After checking out another plant sale at Corner House Gallery and Frame just down First Avenue from Brucemore, we were ready for lunch. I suggested going to Czech Village. Yes, there were other places a lot closer to First Avenue and Collins Road, but I am so impressed with Czech Village’s resilience after being devastated in last June’s flood, I wanted to support their businesses.

Although not completely rebuilt by a long shot, Czech Village has come a long way in the past 11 months. We ate at the Bohemian Café and Pub in the heart of the village on 16thAvenue. It just opened Monday; it was an antique shop pre-flood and has been renovated into a restaurant/pub/bakery featuring Czech dishes such as a pork loin sandwich topped with sautéed apples and cheddar cheese. In the future, it hopes to attract busloads of tourists visiting the museum which plans to relocate to the Music Loft building next door.

Photo by Cliff Jette/The Gazette. Sykora Bakery in Czech Village recently reopened to large crowds.

Photo by Cliff Jette/The Gazette. Sykora Bakery in Czech Village recently reopened to large crowds.

We then went to recently reopened Sykora Bakery down the street. I hate to admit it, but that was the first time I’ve been there. There was a line, but I didn’t mind the wait for freshly baked kolaches and turnovers.

At every place we visited, the owners and employees graciously thanked us for coming to their rebuilt business that was destroyed less than a year ago. They also invited us to come back to Czech Village next weekend for Houby Days.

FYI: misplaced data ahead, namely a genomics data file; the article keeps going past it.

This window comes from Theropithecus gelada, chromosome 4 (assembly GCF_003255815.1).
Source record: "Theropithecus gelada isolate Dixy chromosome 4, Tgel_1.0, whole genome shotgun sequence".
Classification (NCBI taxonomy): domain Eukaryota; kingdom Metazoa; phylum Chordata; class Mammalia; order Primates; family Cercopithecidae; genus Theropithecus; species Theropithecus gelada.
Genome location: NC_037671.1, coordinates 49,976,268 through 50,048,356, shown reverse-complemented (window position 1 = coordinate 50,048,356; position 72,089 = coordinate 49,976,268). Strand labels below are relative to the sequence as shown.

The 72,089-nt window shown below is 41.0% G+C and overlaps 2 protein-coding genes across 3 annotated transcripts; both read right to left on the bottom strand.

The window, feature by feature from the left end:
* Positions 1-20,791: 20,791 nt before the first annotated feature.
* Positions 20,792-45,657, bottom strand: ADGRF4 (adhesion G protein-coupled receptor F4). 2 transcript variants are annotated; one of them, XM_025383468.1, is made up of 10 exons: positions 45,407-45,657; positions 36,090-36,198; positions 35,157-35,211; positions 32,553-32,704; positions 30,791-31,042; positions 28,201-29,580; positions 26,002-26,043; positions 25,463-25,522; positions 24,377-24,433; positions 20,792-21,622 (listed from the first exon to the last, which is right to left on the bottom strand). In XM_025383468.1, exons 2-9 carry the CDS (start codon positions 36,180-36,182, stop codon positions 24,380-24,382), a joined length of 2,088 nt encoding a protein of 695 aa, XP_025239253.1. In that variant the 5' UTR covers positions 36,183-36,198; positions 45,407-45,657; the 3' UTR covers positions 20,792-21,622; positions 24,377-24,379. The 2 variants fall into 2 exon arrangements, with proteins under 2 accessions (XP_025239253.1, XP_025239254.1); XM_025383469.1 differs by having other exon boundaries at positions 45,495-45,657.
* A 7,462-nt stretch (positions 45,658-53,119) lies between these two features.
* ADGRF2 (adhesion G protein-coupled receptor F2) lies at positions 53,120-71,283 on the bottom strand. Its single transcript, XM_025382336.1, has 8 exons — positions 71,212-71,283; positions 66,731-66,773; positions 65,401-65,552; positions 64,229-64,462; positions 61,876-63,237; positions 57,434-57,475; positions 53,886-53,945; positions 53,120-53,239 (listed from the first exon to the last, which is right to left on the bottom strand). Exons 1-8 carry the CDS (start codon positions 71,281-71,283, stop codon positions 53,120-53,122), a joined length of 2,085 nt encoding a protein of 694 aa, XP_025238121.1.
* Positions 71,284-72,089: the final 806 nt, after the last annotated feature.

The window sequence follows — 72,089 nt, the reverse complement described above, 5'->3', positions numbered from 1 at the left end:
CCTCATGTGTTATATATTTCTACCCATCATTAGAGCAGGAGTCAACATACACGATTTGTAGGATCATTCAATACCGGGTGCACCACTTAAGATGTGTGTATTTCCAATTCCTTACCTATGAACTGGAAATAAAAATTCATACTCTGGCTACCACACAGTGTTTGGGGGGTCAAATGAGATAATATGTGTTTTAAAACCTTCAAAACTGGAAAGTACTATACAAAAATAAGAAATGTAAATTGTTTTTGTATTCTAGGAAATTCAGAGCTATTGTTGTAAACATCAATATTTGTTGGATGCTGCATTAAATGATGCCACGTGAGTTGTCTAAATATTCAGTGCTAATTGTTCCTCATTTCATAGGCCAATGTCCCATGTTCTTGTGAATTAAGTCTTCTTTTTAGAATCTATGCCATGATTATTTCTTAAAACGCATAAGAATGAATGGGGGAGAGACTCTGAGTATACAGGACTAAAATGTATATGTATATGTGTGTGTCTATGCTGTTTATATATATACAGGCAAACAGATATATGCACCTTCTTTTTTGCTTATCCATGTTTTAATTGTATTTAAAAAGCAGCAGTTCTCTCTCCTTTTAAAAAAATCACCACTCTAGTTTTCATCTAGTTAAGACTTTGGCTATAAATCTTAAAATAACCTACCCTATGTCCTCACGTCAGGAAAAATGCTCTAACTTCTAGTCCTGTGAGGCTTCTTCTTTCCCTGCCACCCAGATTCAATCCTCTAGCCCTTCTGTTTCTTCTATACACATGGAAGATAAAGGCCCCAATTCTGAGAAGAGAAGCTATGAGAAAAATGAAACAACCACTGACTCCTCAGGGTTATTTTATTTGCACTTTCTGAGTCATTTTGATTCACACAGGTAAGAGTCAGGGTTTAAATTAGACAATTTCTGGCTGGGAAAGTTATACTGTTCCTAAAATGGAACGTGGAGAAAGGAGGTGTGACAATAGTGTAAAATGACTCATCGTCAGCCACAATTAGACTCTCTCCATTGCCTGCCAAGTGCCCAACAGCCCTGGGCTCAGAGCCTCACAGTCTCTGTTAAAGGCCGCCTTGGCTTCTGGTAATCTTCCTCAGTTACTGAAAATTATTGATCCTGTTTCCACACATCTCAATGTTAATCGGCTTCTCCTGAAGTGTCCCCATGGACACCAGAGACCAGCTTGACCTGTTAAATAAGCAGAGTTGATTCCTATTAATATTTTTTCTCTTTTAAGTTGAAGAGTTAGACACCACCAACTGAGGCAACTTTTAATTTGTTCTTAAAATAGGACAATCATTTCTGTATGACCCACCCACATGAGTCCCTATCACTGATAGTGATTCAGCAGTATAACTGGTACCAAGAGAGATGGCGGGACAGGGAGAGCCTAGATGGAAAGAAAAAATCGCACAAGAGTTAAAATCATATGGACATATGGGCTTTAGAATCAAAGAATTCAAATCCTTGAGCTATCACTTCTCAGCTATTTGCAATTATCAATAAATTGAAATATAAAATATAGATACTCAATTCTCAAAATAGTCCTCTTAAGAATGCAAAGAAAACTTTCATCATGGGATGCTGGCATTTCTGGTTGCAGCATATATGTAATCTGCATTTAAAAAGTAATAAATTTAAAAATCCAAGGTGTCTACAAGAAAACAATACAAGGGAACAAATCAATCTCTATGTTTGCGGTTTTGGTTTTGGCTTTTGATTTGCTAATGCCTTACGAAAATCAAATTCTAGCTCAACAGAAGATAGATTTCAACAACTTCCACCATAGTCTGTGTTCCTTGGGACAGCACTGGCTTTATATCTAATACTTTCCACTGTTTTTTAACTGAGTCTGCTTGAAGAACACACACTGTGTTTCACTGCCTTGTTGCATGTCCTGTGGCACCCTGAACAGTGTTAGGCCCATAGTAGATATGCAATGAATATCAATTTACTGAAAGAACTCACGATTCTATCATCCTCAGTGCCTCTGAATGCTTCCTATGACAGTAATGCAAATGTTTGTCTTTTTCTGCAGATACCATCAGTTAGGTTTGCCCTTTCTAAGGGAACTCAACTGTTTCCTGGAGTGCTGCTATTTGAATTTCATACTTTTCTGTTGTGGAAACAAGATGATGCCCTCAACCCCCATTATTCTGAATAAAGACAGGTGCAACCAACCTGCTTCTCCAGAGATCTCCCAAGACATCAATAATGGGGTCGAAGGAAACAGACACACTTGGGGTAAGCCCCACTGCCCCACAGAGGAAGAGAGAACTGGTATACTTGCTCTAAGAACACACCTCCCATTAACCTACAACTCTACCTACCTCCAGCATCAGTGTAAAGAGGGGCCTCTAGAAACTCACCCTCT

It was questionable whether the annual festival celebrating all things mushroom would proceed due to continued clean-up efforts in the area. But it has been decided the show will go on. I highly encourage you to attend some or all of Houby Days next weekend, May 15-17. The residents and businesses of this Eastern Iowa treasure have put their whole lives into rebuilding this area the so love. While we can’t control the weather or the river, we can ensure the vitality of Czech Village’s future by throwing our support and dollars into it.

I plan on taking all sorts of stay-cacations over the next few months. I’ll write about them and take some pictures. I invite you to share your stay-cation stories and photos here. Please e-mail me at ajh1109@mchsi.com

When the National Czech & Slovak Museum and Library in southwest Cedar Rapids went under water during the historic Flood of 2008, Gail Naughton, the organization’s president and CEO, was devastated.

But then she got to work.

Gail Naughton     President/CEO Czech & Slovak Museum and Library

Gail Naughton President/CEO Czech & Slovak Museum and Library

“When you have a crisis, you need a leader who will stand up and communicate,” she told attendees at the Beyond Rubies women’s conference March 19 at Kirkwood Community College. “You have to have a strong person in front and fight. It’s been my job to lead this charge to carry this story.”

The museum had a disaster plan and it was implemented once word came that the nearby Cedar River would likely leave its banks. On June 10, 2008, furniture was moved and sandbags were placed around the immigrant home, one of five buildings owned by the museum.

The next day construction began on an earthen dam and critical library materials were removed. The museum sits more than 23 feet high and at that point workers and board members were cautious, but not worried, Naughton said.  The river was expected crest at 24 feet and Naughton was fairly confident the sandbags and levee would hold off flood waters.

Nobody could have predicted what happened overnight and Thursday, June 12 – the day of the epic surge. Pounding rain forced the Cedar well past the 24-foot stage and the river took over most of downtown, several residential areas and Czech Village.

The Gazette/The National Czech and Slovak Museum and Library in Cedar Rapids under several feet of water Friday, June 13, 2008.

The Gazette/The National Czech and Slovak Museum and Library in Cedar Rapids under several feet of water Friday, June 13, 2008.

Like most people, Naughton first saw the stunning image on television of the museum seemingly floating in the Cedar River.